An anecdote about Burbage and his relationship with Shakespeare, recorded by a law student at Middle Temple in 1602, hints at a rivalry between them in another aspect of their lives. Apparently, Burbage had arranged an assignation with a female fan after a performance of Richard III, only to discover that Shakespeare had got in before him.
In explanation, Shakespeare left a message saying “William the Conqueror was before Richard III”. Though that doesn’t sound much like Shakespeare to me, or at least not the Shakespeare I carry in my head.
Maybe Burbage did like the adoration of his fans, but he seems to have been happily married to his wife Winifred and they had eight children. He was known as “England’s Roscius” after the legendary Roman actor, the greatest performer of his day. But what was it actually like to watch him perform?
A sketch entitled An Excellent Actor, which appears in a series of characters drawn by Thomas Overbury, though it may well in fact have been penned by Webster, is thought to portray Burbage. It pictures him holding the stage in a theatre such as the Globe or the Blackfriars, and it always moves me. “Sit in a full theatre,” it says, “and you will think you see so many lines drawn from the circumference of so many ears, while the actor is the centre”. It’s a wonderful image, an actor in the centre of a circle of ears; an actor commanding an audience with the power of words.
Few actors today have managed to play the whole gamut of Shakespeare’s roles written for Burbage, from Romeo to Macbeth. Ian McKellen, of course, is one, and has probably done more of Burbage’s Shakespeare repertoire than anyone else, though he has not played Shylock, Brutus or Othello.
Alan Howard performed a few, and was a particularly great Coriolanus and Henry V. Mark Rylance and Simon Russell Beale have each scored highly in four or five of Burbage’s great parts, and both might be described as “of stature small”.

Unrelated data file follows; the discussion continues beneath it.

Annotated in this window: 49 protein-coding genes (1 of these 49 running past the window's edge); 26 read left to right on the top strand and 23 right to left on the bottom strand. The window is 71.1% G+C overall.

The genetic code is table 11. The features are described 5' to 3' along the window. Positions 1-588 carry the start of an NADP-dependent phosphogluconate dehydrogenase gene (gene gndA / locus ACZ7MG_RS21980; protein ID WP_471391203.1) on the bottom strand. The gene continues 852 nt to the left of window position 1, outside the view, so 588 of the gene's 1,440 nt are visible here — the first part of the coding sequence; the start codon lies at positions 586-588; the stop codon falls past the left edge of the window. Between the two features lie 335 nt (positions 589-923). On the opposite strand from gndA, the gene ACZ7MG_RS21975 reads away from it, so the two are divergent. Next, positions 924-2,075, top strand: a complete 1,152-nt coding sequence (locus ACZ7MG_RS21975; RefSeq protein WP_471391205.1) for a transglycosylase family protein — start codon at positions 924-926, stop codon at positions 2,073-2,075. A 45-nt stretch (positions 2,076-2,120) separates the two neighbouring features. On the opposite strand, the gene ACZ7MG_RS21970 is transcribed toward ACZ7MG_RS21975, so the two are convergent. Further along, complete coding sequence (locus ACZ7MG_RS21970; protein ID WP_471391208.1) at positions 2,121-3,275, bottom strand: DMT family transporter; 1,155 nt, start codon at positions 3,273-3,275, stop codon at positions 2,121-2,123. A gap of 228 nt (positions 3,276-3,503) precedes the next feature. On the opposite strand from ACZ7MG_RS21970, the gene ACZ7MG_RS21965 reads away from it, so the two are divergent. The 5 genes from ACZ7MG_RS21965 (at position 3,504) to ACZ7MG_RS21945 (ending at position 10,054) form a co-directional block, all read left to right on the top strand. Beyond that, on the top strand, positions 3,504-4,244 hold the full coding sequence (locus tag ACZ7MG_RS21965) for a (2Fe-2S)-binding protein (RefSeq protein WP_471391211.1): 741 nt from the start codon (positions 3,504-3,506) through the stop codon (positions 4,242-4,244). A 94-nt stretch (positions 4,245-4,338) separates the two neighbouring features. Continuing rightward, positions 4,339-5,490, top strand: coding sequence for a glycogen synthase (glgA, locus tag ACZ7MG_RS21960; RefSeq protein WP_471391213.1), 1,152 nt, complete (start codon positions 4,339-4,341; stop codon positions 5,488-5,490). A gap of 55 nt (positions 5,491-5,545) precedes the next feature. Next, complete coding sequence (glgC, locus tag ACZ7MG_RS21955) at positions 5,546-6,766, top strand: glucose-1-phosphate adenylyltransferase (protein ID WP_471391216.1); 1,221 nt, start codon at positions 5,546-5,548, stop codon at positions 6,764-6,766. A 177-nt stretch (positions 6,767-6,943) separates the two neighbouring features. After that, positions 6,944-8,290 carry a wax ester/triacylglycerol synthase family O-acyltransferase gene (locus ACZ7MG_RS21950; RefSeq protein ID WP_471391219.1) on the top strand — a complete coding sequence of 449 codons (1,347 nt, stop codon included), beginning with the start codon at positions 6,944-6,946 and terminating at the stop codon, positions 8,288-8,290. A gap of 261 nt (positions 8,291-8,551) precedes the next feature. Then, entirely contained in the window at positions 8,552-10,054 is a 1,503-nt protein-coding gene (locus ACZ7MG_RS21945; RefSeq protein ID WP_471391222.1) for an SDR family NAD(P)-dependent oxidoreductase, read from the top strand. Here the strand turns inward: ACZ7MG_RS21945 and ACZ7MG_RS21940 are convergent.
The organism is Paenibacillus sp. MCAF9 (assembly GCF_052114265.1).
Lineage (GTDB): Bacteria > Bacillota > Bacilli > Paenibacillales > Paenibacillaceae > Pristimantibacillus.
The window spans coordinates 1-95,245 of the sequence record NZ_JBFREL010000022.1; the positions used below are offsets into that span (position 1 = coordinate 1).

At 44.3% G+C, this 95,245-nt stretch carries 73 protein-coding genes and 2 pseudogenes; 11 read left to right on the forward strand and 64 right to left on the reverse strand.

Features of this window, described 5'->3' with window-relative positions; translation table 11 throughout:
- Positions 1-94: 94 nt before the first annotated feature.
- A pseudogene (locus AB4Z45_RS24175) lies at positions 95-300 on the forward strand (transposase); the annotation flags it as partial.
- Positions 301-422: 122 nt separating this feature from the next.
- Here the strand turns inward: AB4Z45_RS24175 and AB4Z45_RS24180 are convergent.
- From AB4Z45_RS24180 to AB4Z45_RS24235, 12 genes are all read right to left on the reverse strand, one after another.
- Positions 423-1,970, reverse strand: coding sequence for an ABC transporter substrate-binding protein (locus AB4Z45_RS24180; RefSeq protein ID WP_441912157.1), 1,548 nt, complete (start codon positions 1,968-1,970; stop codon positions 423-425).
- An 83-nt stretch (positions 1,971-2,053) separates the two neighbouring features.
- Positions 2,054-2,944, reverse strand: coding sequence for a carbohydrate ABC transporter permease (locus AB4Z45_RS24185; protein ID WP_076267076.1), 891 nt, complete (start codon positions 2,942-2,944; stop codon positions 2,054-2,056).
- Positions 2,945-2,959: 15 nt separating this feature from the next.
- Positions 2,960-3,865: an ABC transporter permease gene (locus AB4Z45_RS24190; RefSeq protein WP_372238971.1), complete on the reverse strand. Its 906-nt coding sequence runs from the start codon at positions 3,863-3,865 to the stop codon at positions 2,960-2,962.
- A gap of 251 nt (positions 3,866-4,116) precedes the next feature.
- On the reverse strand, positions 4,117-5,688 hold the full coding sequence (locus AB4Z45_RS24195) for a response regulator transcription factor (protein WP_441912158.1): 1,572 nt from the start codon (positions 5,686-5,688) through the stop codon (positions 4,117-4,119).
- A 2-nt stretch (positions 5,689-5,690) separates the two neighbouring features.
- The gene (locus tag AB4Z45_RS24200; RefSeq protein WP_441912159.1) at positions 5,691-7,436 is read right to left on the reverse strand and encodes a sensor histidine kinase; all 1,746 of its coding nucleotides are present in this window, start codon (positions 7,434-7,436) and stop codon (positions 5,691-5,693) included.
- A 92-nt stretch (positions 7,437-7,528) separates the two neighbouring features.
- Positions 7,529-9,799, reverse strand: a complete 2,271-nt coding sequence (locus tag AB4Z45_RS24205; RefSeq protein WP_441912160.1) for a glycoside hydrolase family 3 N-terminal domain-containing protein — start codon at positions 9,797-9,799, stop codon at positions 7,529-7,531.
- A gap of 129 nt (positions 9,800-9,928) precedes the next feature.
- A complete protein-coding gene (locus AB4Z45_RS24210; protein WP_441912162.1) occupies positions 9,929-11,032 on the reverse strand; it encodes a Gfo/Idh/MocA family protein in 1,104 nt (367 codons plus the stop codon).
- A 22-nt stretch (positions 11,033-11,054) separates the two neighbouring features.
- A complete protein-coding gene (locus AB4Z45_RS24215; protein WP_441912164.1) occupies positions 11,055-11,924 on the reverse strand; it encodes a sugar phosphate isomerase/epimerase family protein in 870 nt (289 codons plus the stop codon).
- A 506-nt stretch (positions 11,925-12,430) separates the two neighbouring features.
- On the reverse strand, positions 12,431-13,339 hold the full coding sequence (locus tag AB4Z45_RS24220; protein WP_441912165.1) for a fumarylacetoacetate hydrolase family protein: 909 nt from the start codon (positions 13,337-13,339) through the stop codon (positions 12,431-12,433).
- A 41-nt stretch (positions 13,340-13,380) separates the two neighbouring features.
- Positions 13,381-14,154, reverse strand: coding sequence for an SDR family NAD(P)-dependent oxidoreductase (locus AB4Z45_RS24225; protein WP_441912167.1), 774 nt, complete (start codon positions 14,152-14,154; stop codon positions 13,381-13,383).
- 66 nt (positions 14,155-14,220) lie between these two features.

As is my other half, Antony Sher, who has clocked up many roles that lie along the Burbage spectrum, from Richard III to Lear as well as the non-Shakespearean Vindice and Malevole. However, he was never a Romeo, and regrets missing out on Hamlet.
Sher is also a painter, like Burbage, whose self-portrait hangs in the Dulwich Picture Gallery. It is also sometimes suggested that he painted the Chandos portrait of Shakespeare. The Overbury character sketch notes: “He is much affected to painting, and ’tis a question whether that make him an excellent player, or his playing an exquisite painter.”
Perhaps in truth there is a fragment of Burbage’s genius in all of the above actors, but we can never know. He died at the age of 52, like his friend Shakespeare five years earlier, on March 13, 1619. The outpouring of grief threatened to eclipse the mourning for King James I’s wife, Queen Anne, who had died 10 days before. The words said to have been inscribed on Burbage’s tombstone, now lost, are the best epitaph for an actor I know. They read simply: “Exit Burbage.”
Gregory Doran is artistic director of the Royal Shakespeare Company